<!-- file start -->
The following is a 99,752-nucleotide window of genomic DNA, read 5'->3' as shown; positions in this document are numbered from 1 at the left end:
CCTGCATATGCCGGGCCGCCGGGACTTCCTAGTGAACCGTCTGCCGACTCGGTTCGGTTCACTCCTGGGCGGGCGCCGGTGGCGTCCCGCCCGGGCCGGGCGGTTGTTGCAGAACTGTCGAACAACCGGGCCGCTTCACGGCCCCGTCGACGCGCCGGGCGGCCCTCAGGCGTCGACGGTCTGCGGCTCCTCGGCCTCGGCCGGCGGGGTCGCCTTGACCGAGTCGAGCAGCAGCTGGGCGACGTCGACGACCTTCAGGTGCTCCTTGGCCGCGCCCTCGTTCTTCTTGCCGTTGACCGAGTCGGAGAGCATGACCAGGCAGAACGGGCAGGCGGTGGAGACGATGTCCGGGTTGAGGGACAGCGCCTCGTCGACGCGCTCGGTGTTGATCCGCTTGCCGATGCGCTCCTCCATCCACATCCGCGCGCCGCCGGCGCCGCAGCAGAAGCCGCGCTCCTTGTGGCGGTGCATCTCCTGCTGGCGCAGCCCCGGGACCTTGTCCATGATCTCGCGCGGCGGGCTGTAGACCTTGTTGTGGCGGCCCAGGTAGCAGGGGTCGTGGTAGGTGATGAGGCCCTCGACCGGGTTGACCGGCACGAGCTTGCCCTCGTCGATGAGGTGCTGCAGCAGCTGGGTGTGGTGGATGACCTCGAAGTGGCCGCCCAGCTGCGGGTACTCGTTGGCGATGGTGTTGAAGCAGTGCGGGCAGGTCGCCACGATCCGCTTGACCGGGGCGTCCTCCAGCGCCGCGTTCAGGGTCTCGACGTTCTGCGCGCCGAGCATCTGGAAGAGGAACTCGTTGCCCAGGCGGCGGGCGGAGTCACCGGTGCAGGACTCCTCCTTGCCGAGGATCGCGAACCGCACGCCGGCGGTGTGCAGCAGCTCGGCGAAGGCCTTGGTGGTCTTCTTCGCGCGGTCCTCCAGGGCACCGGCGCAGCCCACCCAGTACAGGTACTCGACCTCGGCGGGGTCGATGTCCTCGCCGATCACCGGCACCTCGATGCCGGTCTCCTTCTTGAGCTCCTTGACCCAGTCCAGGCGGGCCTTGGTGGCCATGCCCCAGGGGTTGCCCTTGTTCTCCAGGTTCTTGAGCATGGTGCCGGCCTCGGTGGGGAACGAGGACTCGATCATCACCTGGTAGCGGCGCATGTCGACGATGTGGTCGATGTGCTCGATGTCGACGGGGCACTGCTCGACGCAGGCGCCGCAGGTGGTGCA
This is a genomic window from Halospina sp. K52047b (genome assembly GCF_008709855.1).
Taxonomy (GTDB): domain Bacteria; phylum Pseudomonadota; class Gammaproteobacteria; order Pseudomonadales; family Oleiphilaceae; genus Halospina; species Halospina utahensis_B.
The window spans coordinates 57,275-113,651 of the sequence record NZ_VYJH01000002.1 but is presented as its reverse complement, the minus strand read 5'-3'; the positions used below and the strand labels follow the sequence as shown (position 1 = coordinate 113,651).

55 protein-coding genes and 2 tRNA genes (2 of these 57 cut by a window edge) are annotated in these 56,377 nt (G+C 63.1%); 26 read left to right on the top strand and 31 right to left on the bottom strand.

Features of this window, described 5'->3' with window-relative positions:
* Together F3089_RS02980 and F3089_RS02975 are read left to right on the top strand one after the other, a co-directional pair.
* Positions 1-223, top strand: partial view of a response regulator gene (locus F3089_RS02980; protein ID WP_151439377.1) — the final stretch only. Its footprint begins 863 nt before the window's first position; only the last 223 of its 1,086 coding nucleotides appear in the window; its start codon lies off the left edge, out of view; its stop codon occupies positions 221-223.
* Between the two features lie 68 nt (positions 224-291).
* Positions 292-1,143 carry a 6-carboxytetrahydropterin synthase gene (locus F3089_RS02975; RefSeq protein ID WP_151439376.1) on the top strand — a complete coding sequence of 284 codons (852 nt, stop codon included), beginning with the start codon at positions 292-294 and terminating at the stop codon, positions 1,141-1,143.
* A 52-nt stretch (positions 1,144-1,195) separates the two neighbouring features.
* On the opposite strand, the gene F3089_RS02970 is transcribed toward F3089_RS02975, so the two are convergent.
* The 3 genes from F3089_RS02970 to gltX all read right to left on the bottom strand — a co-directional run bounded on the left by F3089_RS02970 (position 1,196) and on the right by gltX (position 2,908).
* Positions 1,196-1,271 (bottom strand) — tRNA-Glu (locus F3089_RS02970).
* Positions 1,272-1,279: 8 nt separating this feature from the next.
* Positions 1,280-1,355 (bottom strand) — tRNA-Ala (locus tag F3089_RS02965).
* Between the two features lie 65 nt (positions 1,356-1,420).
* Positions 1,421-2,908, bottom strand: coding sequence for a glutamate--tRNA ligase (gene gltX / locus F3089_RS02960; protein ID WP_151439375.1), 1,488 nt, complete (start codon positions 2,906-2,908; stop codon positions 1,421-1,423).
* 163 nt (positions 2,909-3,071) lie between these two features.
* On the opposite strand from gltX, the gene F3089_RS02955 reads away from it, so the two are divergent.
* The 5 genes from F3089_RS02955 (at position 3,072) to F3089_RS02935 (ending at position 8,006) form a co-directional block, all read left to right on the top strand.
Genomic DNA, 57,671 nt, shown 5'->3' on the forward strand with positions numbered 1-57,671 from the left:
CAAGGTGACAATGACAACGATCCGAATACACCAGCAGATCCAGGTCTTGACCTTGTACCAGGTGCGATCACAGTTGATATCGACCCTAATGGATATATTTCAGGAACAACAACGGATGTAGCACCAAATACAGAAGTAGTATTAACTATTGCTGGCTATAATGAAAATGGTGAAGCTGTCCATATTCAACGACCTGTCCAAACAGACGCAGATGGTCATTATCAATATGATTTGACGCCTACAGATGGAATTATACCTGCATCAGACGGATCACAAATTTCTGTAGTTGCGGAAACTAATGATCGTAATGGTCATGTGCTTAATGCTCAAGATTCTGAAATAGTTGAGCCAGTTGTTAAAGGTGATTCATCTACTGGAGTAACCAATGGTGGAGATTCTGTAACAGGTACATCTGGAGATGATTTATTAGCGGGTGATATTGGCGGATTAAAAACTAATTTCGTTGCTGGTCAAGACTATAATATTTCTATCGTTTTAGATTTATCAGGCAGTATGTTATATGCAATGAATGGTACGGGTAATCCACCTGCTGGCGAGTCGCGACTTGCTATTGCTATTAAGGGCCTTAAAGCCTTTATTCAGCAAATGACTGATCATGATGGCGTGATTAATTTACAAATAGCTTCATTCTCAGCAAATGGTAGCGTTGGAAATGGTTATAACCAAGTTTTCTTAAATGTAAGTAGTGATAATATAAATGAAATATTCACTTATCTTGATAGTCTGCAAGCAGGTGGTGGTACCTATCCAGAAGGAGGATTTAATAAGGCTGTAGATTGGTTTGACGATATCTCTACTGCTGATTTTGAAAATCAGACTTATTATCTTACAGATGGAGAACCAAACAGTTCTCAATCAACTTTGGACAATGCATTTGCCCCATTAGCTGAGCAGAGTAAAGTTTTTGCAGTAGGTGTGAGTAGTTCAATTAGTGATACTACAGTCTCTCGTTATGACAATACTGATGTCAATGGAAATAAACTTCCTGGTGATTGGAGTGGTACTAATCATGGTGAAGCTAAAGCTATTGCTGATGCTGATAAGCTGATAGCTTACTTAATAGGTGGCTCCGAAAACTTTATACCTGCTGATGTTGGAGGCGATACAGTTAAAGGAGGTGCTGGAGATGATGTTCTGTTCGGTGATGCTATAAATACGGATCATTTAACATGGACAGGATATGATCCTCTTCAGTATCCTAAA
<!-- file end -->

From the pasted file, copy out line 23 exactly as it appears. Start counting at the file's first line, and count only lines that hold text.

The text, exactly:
Genomic DNA, 57,671 nt, shown 5'->3' on the forward strand with positions numbered 1-57,671 from the left: